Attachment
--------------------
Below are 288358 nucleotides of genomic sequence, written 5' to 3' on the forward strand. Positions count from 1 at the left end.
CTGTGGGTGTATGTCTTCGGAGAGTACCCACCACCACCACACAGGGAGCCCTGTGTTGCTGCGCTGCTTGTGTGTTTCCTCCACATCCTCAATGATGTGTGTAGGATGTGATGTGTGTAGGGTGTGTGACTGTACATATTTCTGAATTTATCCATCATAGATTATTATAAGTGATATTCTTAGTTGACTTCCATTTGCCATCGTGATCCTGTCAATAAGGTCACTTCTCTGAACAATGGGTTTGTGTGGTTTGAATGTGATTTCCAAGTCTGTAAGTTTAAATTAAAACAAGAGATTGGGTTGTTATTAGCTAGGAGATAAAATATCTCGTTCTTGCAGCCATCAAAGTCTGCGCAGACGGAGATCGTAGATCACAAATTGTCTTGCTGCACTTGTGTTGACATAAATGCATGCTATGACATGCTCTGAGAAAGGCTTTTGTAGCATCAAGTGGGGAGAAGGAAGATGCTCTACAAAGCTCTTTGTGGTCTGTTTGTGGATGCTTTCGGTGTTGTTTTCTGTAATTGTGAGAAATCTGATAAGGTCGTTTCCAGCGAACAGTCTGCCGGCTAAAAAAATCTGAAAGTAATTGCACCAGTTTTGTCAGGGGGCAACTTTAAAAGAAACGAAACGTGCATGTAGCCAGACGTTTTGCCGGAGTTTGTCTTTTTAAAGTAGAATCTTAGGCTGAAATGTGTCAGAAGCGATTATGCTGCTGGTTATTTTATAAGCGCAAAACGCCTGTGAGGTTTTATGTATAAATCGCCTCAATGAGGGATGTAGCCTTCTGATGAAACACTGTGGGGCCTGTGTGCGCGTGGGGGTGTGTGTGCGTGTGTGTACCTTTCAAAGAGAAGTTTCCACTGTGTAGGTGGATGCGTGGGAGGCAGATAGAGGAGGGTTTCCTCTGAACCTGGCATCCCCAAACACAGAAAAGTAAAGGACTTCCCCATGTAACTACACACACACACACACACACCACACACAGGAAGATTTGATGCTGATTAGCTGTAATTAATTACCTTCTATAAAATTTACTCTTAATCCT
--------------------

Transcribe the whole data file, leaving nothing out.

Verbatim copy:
Below are 288358 nucleotides of genomic sequence, written 5' to 3' on the forward strand. Positions count from 1 at the left end.
CTGTGGGTGTATGTCTTCGGAGAGTACCCACCACCACCACACAGGGAGCCCTGTGTTGCTGCGCTGCTTGTGTGTTTCCTCCACATCCTCAATGATGTGTGTAGGATGTGATGTGTGTAGGGTGTGTGACTGTACATATTTCTGAATTTATCCATCATAGATTATTATAAGTGATATTCTTAGTTGACTTCCATTTGCCATCGTGATCCTGTCAATAAGGTCACTTCTCTGAACAATGGGTTTGTGTGGTTTGAATGTGATTTCCAAGTCTGTAAGTTTAAATTAAAACAAGAGATTGGGTTGTTATTAGCTAGGAGATAAAATATCTCGTTCTTGCAGCCATCAAAGTCTGCGCAGACGGAGATCGTAGATCACAAATTGTCTTGCTGCACTTGTGTTGACATAAATGCATGCTATGACATGCTCTGAGAAAGGCTTTTGTAGCATCAAGTGGGGAGAAGGAAGATGCTCTACAAAGCTCTTTGTGGTCTGTTTGTGGATGCTTTCGGTGTTGTTTTCTGTAATTGTGAGAAATCTGATAAGGTCGTTTCCAGCGAACAGTCTGCCGGCTAAAAAAATCTGAAAGTAATTGCACCAGTTTTGTCAGGGGGCAACTTTAAAAGAAACGAAACGTGCATGTAGCCAGACGTTTTGCCGGAGTTTGTCTTTTTAAAGTAGAATCTTAGGCTGAAATGTGTCAGAAGCGATTATGCTGCTGGTTATTTTATAAGCGCAAAACGCCTGTGAGGTTTTATGTATAAATCGCCTCAATGAGGGATGTAGCCTTCTGATGAAACACTGTGGGGCCTGTGTGCGCGTGGGGGTGTGTGTGCGTGTGTGTACCTTTCAAAGAGAAGTTTCCACTGTGTAGGTGGATGCGTGGGAGGCAGATAGAGGAGGGTTTCCTCTGAACCTGGCATCCCCAAACACAGAAAAGTAAAGGACTTCCCCATGTAACTACACACACACACACACACACCACACACAGGAAGATTTGATGCTGATTAGCTGTAATTAATTACCTTCTATAAAATTTACTCTTAATCCT